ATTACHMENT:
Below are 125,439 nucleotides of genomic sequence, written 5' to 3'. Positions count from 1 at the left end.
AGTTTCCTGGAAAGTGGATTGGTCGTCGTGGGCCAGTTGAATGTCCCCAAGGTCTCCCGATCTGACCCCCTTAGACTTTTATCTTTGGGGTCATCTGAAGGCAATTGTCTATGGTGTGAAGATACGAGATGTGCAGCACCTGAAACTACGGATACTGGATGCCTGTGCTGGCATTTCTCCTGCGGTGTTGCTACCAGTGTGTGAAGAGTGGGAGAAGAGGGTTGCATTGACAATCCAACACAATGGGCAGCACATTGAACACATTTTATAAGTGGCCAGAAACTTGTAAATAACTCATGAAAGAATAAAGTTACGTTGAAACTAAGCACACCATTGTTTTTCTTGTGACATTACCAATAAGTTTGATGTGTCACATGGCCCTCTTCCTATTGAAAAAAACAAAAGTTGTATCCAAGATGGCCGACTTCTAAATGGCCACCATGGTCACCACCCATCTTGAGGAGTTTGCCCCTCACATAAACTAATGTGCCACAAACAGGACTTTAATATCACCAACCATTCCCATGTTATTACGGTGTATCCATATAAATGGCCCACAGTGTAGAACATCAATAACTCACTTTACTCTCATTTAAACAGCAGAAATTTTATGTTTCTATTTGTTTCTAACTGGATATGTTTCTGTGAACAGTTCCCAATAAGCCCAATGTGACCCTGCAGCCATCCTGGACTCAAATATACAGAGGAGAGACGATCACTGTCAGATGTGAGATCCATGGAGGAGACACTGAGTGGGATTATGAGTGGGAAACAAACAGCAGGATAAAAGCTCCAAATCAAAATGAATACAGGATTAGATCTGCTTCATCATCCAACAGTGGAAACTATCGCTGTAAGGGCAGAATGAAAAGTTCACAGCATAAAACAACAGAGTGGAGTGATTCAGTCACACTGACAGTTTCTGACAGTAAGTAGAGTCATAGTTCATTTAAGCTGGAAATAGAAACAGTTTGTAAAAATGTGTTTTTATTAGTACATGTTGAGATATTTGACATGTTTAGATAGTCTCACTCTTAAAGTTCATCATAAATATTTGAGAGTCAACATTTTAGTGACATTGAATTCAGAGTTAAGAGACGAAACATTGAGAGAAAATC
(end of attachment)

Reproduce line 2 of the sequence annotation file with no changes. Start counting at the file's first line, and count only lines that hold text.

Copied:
AGTTTCCTGGAAAGTGGATTGGTCGTCGTGGGCCAGTTGAATGTCCCCAAGGTCTCCCGATCTGACCCCCTTAGACTTTTATCTTTGGGGTCATCTGAAGGCAATTGTCTATGGTGTGAAGATACGAGATGTGCAGCACCTGAAACTACGGATACTGGATGCCTGTGCTGGCATTTCTCCTGCGGTGTTGCTACCAGTGTGTGAAGAGTGGGAGAAGAGGGTTGCATTGACAATCCAACACAATGGGCAGCACATTGAACACATTTTATAAGTGGCCAGAAACTTGTAAATAACTCATGAAAGAATAAAGTTACGTTGAAACTAAGCACACCATTGTTTTTCTTGTGACATTACCAATAAGTTTGATGTGTCACATGGCCCTCTTCCTATTGAAAAAAACAAAAGTTGTATCCAAGATGGCCGACTTCTAAATGGCCACCATGGTCACCACCCATCTTGAGGAGTTTGCCCCTCACATAAACTAATGTGCCACAAACAGGACTTTAATATCACCAACCATTCCCATGTTATTACGGTGTATCCATATAAATGGCCCACAGTGTAGAACATCAATAACTCACTTTACTCTCATTTAAACAGCAGAAATTTTATGTTTCTATTTGTTTCTAACTGGATATGTTTCTGTGAACAGTTCCCAATAAGCCCAATGTGACCCTGCAGCCATCCTGGACTCAAATATACAGAGGAGAGACGATCACTGTCAGATGTGAGATCCATGGAGGAGACACTGAGTGGGATTATGAGTGGGAAACAAACAGCAGGATAAAAGCTCCAAATCAAAATGAATACAGGATTAGATCTGCTTCATCATCCAACAGTGGAAACTATCGCTGTAAGGGCAGAATGAAAAGTTCACAGCATAAAACAACAGAGTGGAGTGATTCAGTCACACTGACAGTTTCTGACAGTAAGTAGAGTCATAGTTCATTTAAGCTGGAAATAGAAACAGTTTGTAAAAATGTGTTTTTATTAGTACATGTTGAGATATTTGACATGTTTAGATAGTCTCACTCTTAAAGTTCATCATAAATATTTGAGAGTCAACATTTTAGTGACATTGAATTCAGAGTTAAGAGACGAAACATTGAGAGAAAATC